Gongol.com Archives: March 2017
Columnist "Lexington" in The Economist points to the lack of substance in the President's address to Congress: "Republican members of Congress are also realising that identity beats conservative principles in this new politics of the right." This is all a terrible reflection of the last decade or so: President Obama undermined the Democratic Party by trying to be a superstar floating above it all. President Trump undermines the Republican Party by existing in a space of empty populism outside the range of commitment to principle. ■ Ideology gets a bad reputation, but there's a difference between blind partisanship and committed ideological consistency. Blind partisanship has very little social payoff; if it's "my party, right or wrong", then nothing good will come of it. But the person who can extract conclusions from a defined system of beliefs that draw from an informed understanding of history and philosophy is a person who can behave with some predictability and who can fall back on the strength of convictions even when challenged by new and novel opposition. ■ Grounding oneself in a principled ideological framework doesn't mean one has to be rigid or act with blinders on. It's less about acting like an unmovable brick wall, and more like behaving like a moored buoy -- free to move with the currents of news and events just like the waves of the ocean, but tethered to a fixed location.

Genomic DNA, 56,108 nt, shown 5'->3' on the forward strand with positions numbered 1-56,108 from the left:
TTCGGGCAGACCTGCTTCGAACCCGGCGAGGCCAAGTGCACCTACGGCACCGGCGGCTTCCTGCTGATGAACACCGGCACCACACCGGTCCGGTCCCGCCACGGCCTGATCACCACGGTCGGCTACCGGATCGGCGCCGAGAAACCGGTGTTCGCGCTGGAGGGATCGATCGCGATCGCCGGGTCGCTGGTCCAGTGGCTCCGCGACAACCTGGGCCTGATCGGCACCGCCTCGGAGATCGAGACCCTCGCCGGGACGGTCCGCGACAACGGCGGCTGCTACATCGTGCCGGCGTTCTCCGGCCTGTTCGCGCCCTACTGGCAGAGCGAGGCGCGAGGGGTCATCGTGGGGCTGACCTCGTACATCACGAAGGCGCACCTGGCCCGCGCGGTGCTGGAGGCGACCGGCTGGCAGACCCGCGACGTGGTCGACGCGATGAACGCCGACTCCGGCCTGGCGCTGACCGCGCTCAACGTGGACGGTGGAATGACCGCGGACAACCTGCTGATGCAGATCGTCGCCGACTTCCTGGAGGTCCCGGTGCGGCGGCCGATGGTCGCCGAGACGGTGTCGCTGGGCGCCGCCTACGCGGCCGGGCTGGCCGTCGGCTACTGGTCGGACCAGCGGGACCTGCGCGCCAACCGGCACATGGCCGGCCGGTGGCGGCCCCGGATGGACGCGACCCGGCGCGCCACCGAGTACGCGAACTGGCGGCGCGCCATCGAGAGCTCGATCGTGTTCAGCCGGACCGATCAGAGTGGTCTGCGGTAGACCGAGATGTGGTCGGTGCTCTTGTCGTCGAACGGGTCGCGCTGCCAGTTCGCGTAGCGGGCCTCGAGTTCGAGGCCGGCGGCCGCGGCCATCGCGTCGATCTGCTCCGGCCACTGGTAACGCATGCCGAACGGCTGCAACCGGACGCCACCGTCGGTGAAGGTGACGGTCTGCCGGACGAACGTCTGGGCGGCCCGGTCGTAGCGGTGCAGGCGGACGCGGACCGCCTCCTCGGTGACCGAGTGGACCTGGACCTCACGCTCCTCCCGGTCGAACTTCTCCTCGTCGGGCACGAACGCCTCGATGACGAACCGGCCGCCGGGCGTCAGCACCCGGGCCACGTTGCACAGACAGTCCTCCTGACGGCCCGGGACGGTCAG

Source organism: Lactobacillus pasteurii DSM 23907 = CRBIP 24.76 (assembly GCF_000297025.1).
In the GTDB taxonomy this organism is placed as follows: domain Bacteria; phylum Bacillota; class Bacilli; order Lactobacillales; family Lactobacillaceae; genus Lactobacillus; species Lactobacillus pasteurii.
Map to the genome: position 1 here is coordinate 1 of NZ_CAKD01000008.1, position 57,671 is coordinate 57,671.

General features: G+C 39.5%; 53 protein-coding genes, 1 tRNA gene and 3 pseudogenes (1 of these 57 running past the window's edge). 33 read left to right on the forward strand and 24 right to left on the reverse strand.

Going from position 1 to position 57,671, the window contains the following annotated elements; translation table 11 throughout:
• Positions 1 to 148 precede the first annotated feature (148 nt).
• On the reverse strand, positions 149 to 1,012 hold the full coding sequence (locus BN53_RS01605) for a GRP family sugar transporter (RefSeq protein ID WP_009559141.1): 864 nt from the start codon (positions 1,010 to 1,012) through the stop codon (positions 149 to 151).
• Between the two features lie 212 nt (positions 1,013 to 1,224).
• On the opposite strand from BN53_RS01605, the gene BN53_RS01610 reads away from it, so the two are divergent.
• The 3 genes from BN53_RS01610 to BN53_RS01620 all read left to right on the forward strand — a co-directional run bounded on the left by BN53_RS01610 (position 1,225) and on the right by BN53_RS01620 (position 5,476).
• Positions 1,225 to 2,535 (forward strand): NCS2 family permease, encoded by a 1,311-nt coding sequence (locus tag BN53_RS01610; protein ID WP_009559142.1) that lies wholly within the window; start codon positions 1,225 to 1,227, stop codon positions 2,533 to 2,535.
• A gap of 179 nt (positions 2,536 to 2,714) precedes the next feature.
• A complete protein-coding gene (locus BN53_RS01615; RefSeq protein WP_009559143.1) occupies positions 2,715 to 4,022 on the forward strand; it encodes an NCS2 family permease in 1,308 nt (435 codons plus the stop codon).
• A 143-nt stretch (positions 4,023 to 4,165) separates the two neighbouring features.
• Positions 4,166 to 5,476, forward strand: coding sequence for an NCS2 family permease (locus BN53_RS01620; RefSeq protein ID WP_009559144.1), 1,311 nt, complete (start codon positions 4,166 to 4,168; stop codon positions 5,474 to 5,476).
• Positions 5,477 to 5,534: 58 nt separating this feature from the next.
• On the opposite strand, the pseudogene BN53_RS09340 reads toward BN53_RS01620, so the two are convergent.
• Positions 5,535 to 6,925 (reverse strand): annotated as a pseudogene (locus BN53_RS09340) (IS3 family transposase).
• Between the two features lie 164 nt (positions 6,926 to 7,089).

A thousand stores will get the kiosks -- because customers like them and they pay for themselves in two years. Those who want to fight for a $15-an-hour minimum wage should take note. Time and energy would be better spent campaigning on behalf of systems for better job training and human-capital development than fighting for regulations that will only hasten the arrival of the technology that will displace lesser-skilled workers.
A man is charged with murder in what looks like a clear-cut case of race hatred. A much better man -- one who tried to intervene in defense of the two Indian men who were killed -- is in the hospital with injuries.
Accounts that look abusive will be isolated via artificial intelligence. Individuals can mute tweets that include words they don't want to see. Account types can be filtered out as well. The changes should be helpful in general, but the bad behavior on the platform is so widespread it may be hard to shut it down entirely.
Jeff Immelt, in his letter to shareholders, calls it "an era when trust in big institutions is so low that the most valued 'strategy' is simply change in any form."